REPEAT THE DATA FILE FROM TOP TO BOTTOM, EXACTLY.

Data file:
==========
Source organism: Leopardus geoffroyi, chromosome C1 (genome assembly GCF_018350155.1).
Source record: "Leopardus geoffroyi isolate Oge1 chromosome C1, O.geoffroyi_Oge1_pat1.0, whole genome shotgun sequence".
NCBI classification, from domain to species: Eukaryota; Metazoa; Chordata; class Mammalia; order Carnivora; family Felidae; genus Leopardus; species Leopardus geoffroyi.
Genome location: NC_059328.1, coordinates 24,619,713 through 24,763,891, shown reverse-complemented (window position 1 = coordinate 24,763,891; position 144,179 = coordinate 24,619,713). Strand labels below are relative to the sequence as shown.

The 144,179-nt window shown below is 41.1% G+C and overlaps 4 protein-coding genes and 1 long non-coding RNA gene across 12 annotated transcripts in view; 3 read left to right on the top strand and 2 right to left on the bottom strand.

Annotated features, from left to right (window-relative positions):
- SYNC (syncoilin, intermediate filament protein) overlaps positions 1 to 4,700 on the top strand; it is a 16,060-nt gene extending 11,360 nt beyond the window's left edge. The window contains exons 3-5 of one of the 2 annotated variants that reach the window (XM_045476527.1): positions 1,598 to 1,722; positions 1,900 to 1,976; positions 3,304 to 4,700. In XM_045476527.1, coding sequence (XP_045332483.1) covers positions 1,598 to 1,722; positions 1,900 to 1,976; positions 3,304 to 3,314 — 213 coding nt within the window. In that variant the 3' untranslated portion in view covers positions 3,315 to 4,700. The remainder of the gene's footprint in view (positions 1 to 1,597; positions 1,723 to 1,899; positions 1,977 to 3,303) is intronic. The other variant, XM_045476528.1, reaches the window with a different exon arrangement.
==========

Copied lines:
Source organism: Leopardus geoffroyi, chromosome C1 (genome assembly GCF_018350155.1).
Source record: "Leopardus geoffroyi isolate Oge1 chromosome C1, O.geoffroyi_Oge1_pat1.0, whole genome shotgun sequence".
NCBI classification, from domain to species: Eukaryota; Metazoa; Chordata; class Mammalia; order Carnivora; family Felidae; genus Leopardus; species Leopardus geoffroyi.
Genome location: NC_059328.1, coordinates 24,619,713 through 24,763,891, shown reverse-complemented (window position 1 = coordinate 24,763,891; position 144,179 = coordinate 24,619,713). Strand labels below are relative to the sequence as shown.

The 144,179-nt window shown below is 41.1% G+C and overlaps 4 protein-coding genes and 1 long non-coding RNA gene across 12 annotated transcripts in view; 3 read left to right on the top strand and 2 right to left on the bottom strand.

Annotated features, from left to right (window-relative positions):
- SYNC (syncoilin, intermediate filament protein) overlaps positions 1 to 4,700 on the top strand; it is a 16,060-nt gene extending 11,360 nt beyond the window's left edge. The window contains exons 3-5 of one of the 2 annotated variants that reach the window (XM_045476527.1): positions 1,598 to 1,722; positions 1,900 to 1,976; positions 3,304 to 4,700. In XM_045476527.1, coding sequence (XP_045332483.1) covers positions 1,598 to 1,722; positions 1,900 to 1,976; positions 3,304 to 3,314 — 213 coding nt within the window. In that variant the 3' untranslated portion in view covers positions 3,315 to 4,700. The remainder of the gene's footprint in view (positions 1 to 1,597; positions 1,723 to 1,899; positions 1,977 to 3,303) is intronic. The other variant, XM_045476528.1, reaches the window with a different exon arrangement.